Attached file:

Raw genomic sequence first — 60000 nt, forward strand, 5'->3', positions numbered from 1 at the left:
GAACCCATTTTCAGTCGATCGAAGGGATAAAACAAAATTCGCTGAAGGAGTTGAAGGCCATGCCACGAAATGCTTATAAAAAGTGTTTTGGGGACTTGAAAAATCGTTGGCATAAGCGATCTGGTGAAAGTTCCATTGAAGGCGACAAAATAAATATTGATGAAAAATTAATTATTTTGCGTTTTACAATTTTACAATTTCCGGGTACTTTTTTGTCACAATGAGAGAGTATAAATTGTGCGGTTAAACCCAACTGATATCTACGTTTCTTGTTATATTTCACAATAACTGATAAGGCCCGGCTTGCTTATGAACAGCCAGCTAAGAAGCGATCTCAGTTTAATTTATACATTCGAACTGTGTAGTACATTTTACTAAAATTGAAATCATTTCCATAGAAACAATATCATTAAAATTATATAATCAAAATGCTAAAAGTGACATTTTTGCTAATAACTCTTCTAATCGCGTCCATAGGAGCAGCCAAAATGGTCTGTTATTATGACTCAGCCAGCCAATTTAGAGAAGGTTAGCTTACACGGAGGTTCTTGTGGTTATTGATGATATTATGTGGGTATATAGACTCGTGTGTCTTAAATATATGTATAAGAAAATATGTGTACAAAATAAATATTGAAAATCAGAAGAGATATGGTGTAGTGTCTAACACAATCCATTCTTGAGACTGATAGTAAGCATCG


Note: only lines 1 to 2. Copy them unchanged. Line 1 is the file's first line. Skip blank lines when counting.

Raw genomic sequence first — 60000 nt, forward strand, 5'->3', positions numbered from 1 at the left:
GAACCCATTTTCAGTCGATCGAAGGGATAAAACAAAATTCGCTGAAGGAGTTGAAGGCCATGCCACGAAATGCTTATAAAAAGTGTTTTGGGGACTTGAAAAATCGTTGGCATAAGCGATCTGGTGAAAGTTCCATTGAAGGCGACAAAATAAATATTGATGAAAAATTAATTATTTTGCGTTTTACAATTTTACAATTTCCGGGTACTTTTTTGTCACAATGAGAGAGTATAAATTGTGCGGTTAAACCCAACTGATATCTACGTTTCTTGTTATATTTCACAATAACTGATAAGGCCCGGCTTGCTTATGAACAGCCAGCTAAGAAGCGATCTCAGTTTAATTTATACATTCGAACTGTGTAGTACATTTTACTAAAATTGAAATCATTTCCATAGAAACAATATCATTAAAATTATATAATCAAAATGCTAAAAGTGACATTTTTGCTAATAACTCTTCTAATCGCGTCCATAGGAGCAGCCAAAATGGTCTGTTATTATGACTCAGCCAGCCAATTTAGAGAAGGTTAGCTTACACGGAGGTTCTTGTGGTTATTGATGATATTATGTGGGTATATAGACTCGTGTGTCTTAAATATATGTATAAGAAAATATGTGTACAAAATAAATATTGAAAATCAGAAGAGATATGGTGTAGTGTCTAACACAATCCATTCTTGAGACTGATAGTAAGCATCG